Having taught data visualization for 3 years, I can tell you it is not simple! But if someone has such a skill, he/she can cut down the decision-making process tremendously and get buy-in from stakeholders very easily. Such is the advantage! And with the business environment getting more dynamic, shaving hours or days off from data-to-decision can be very advantageous.

Further Talent Crunch

together now
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While the world deals with supply chain shortages, there will be a similar talent crunch in the Data Science and Artificial Intelligence industry as well. Why is that so?

Training talents for the industry is actually not so straightforward, as in after training, it does not mean that the talent is then ready to contribute very much to the employers. However, what I see as the most common training strategy is that, placing the talents into the bootcamps and education programmes and then once they have graduated, they are expected to contribute significantly. That is not true, especially we have not even discuss about the content of all these bootcamps and programmes yet.

A common analogy I give is that of surgeon. Any talents who has sat through a bootcamp or degree programme, they are equivalent to a surgeon that has just underwent theoretical training, they have not operated on anyone yet. Will you like to be operated by a "theoretical surgeon"?

The train talents up, there needs to be a process rather than programme. What should the process be like? Well, first step of course is to beef up the foundation which will be revisited many times through the career, this is where bootcamps and degree programmes comes in.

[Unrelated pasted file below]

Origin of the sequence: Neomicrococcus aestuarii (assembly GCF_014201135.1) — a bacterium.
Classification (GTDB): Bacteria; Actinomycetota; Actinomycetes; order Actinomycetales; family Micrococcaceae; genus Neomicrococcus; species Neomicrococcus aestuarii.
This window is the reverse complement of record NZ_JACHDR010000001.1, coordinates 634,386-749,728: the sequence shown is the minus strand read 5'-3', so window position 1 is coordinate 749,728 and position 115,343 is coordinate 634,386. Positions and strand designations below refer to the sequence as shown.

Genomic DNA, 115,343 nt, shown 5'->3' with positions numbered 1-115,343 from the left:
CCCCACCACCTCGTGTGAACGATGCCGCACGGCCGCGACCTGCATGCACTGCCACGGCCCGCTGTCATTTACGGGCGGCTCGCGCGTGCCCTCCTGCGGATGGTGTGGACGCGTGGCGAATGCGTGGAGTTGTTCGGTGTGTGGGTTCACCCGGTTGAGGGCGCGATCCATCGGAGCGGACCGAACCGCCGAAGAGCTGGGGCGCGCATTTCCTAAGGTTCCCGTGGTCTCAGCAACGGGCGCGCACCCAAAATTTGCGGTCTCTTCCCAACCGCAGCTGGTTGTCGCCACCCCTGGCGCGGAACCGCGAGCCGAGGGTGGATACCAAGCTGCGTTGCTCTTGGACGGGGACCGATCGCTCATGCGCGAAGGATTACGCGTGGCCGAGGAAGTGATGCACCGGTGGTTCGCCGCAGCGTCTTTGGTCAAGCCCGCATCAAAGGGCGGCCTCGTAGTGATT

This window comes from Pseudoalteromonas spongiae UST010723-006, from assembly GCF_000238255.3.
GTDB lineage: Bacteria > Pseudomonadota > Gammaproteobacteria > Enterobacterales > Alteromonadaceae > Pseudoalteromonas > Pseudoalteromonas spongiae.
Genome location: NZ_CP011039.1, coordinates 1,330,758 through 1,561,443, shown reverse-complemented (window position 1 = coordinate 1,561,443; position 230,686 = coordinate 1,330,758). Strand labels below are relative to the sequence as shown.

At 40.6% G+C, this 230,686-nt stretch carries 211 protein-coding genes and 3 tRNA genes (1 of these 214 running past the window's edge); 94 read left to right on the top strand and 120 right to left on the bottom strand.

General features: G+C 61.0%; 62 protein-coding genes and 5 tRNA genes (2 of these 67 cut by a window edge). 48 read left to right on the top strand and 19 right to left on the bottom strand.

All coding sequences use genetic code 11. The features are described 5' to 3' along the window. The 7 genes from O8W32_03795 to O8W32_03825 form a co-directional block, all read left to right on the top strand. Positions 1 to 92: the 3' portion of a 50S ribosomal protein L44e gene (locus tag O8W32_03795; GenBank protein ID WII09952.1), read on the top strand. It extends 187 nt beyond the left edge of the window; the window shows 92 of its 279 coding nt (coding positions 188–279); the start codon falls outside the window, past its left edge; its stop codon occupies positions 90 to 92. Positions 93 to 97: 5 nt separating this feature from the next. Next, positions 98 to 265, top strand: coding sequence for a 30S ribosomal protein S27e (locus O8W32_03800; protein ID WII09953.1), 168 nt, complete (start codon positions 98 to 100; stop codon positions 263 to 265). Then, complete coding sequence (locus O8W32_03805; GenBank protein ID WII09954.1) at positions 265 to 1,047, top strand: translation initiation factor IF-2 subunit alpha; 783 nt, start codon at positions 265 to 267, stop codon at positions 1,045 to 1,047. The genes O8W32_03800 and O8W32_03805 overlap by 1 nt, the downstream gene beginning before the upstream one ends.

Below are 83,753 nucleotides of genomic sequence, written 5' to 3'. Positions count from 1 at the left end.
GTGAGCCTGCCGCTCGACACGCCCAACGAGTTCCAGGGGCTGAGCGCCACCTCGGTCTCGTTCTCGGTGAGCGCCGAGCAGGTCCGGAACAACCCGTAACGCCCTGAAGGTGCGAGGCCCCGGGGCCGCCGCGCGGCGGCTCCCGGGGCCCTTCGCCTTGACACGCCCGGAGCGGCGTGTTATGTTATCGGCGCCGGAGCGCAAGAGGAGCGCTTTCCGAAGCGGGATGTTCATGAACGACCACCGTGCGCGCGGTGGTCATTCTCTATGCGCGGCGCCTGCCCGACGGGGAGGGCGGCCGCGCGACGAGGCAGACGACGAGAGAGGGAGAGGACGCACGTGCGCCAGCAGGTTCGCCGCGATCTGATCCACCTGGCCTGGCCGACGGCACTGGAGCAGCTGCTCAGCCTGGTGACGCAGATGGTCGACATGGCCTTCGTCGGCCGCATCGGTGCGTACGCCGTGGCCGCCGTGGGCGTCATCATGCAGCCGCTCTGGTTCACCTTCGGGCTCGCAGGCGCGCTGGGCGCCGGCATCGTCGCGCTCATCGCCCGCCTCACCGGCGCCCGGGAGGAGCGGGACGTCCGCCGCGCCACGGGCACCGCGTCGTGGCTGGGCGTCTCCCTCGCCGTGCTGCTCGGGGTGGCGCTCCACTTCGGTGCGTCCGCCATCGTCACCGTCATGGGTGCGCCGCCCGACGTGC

Next step is to help the talent gain the practical experience. With guidance from mentors, the talents should work on 2-3 projects. The thought process and working through the solution, with a mentor, will help the fresh talents to understand the nuances, intricacies faced during any project, something that one will not see it in theories.

After 2-3 projects, the training wheels can be pulled off and allow the talents to start working on projects with reduced guidance from the mentor and as more experience get accummulated, the talent can be on their own to work on projects.

As you can observe, this process is not well-adopted. If we are to continue the current training trajectory, likely the talent crunch is exacerbated and we might have an experience gap later on, with the experienced getting more experience and less motivation and desire to guide the fresh talents because of various reasons.

Calling Regulations & Compliance

Phone repair
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For the AI industry to grow healthily, and as tech and non-tech companies start exploring and finding more use cases for Machine Learning and AI, I believe it is time for us to start thinking about regulating AI usage and development. This builds trust between consumers and AI developers, creating a symbiotic relationship between the two and thus able to grow the industry better. This call is timely as we see what happened during the "Facebook Papers"

However, my stand is we need more technical people in the discussion, people who are familiar with the machine learning models, the project and "Ops" implementation, etc so that we come up with credible regulations that can spur the growth of AI rather than binding it. To tilt the balance too much on policy-making and law-making without a balance in the technical angle, will not be healthy for the industry.


Going forward, we are moving on two fronts here. Companies that are matured, successfully found lots of use cases with structured data will now be exploring more sophisticated use of data, like simulation, graph data, and edge & IoT computing.

While other front will be companies who are just starting to use data will find that they need more visual storytellers while challenging to find talents to help them move up the value chain with regards to data, as described in my above section on talent crunch.

Anyway, these are based on my current observations and readings, and of course, I did an extrapolation on it to see what may happen in 2022 and beyond. Readers might have a different opinion and feedback and I will love to hear your  thoughts on it. :)

Thanks for taking the time to read till here. Please feel free to link up on LinkedIn or Twitter (@PSkoo). Do consider signing up for my newsletter too. Hopefully, by second half of 2022, we will go into a real "new normal". All the best to all of us! :)